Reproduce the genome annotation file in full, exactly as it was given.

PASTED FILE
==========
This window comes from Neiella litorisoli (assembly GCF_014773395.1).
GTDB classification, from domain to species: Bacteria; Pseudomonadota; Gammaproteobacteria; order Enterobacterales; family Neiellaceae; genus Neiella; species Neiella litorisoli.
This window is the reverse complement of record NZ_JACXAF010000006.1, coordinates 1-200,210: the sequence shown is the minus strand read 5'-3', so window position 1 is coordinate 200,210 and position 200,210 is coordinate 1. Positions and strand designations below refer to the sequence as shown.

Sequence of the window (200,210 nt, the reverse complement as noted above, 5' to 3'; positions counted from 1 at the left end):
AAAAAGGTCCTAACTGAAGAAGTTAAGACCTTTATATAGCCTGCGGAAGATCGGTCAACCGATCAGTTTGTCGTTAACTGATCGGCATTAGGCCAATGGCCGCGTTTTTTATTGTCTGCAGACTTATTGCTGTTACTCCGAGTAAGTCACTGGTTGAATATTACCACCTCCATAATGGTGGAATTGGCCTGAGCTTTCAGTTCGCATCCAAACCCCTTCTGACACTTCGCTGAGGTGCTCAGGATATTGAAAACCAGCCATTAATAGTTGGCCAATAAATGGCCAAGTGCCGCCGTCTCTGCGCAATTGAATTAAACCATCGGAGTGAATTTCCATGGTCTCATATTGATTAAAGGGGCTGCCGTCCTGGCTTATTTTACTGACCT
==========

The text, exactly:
This window comes from Neiella litorisoli (assembly GCF_014773395.1).
GTDB classification, from domain to species: Bacteria; Pseudomonadota; Gammaproteobacteria; order Enterobacterales; family Neiellaceae; genus Neiella; species Neiella litorisoli.
This window is the reverse complement of record NZ_JACXAF010000006.1, coordinates 1-200,210: the sequence shown is the minus strand read 5'-3', so window position 1 is coordinate 200,210 and position 200,210 is coordinate 1. Positions and strand designations below refer to the sequence as shown.

Sequence of the window (200,210 nt, the reverse complement as noted above, 5' to 3'; positions counted from 1 at the left end):
AAAAAGGTCCTAACTGAAGAAGTTAAGACCTTTATATAGCCTGCGGAAGATCGGTCAACCGATCAGTTTGTCGTTAACTGATCGGCATTAGGCCAATGGCCGCGTTTTTTATTGTCTGCAGACTTATTGCTGTTACTCCGAGTAAGTCACTGGTTGAATATTACCACCTCCATAATGGTGGAATTGGCCTGAGCTTTCAGTTCGCATCCAAACCCCTTCTGACACTTCGCTGAGGTGCTCAGGATATTGAAAACCAGCCATTAATAGTTGGCCAATAAATGGCCAAGTGCCGCCGTCTCTGCGCAATTGAATTAAACCATCGGAGTGAATTTCCATGGTCTCATATTGATTAAAGGGGCTGCCGTCCTGGCTTATTTTACTGACCT